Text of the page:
Another example of the unblocking of the mind is afforded by one of the most influential names in Islamic theology, Al-Ghazali. His full name was Abu Hamid Muhammad Ibn Muhammad al-Ghazali (أبو حامد محمد بن محمد الغزالي), and he lived from about 1058 to 1111. One of his most famous works is a confessional treatise entitled The Deliverance from Error (المنقذ من الضلال); it is an intense self-examination of how the author was able to free his mind from what he believed was “error” and renew his faith in his life’s purpose. What strikes the reader of Al-Ghazali’s testament is its fervent sincerity; not since St. Augustine has an author so candidly revealed his faith. His profession was originally that of a teacher and scholar; but at some point, he suffered some kind of personal crisis that made him physically ill. He was unable to concentrate on his work, and lost faith in his personal direction. Finally, after an extended period of self-examination, he recovered himself, and undertook a new direction with a passionate sense of purpose:
I remained for some little time speechless. Then the difficulty appeared to resemble the problem of sleep. I told myself that when one is asleep one believes all sorts of things and finds oneself in all sorts of situations; one believes in them absolutely, without the slightest doubt. When one wakes up, one realizes the inconsistency and inanity of the phantasms of the imagination. In the same way, one might ask oneself about the reality of beliefs one has acquired through one’s senses or by reason. Could one not imagine oneself in a state which compares to being awake, just as wakefulness compares to being asleep?…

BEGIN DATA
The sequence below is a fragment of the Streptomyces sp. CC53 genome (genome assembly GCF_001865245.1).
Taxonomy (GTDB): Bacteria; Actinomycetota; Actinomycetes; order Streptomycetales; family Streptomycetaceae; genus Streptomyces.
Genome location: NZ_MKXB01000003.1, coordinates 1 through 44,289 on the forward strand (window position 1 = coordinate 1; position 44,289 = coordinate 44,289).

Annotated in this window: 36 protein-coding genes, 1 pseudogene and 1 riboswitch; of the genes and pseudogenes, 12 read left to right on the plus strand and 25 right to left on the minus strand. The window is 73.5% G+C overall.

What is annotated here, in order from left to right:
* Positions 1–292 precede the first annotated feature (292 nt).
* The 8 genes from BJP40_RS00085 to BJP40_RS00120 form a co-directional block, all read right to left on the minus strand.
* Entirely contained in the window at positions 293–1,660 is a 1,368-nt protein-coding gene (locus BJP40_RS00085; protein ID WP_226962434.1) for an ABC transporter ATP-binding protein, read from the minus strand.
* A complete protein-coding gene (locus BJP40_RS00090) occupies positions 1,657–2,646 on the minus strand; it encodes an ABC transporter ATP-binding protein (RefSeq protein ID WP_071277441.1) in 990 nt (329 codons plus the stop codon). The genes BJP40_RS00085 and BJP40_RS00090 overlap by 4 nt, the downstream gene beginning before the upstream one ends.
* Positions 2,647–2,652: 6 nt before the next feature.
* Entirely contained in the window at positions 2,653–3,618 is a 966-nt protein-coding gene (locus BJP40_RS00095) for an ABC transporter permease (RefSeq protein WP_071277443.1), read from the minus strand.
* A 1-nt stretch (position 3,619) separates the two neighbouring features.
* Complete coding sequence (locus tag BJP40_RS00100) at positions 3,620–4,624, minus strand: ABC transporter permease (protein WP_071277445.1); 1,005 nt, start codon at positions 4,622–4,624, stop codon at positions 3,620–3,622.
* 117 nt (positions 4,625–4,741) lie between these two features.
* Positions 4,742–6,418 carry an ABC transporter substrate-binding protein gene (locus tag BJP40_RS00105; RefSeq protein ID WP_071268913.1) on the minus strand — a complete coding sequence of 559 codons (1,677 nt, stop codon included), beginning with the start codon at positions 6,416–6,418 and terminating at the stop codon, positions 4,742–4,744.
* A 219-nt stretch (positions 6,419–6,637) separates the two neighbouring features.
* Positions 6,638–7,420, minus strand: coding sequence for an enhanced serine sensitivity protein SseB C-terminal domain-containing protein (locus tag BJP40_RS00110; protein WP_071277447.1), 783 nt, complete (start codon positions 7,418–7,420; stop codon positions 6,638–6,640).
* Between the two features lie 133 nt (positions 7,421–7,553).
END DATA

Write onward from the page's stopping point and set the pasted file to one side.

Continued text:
My disease grew worse and lasted almost two months, during which I fell prey to skepticism, though neither in theory nor in outward expression. At last, God the Almighty cured me of that disease and I recovered my health and mental equilibrium. The self-evident principles of reason again seemed acceptable; I trusted them and in them felt safe and certain…To sum up, know that in the quest for truth one must strive for perfection, even to the point of seeking the unseekable. Primary truths have no need of being sought because they are present in the mind. What is present will disappear if you seek it, but one who seeks the unseekable will not be suspected of negligence in seeking what can be sought. [Trans. by M. Abulaylah]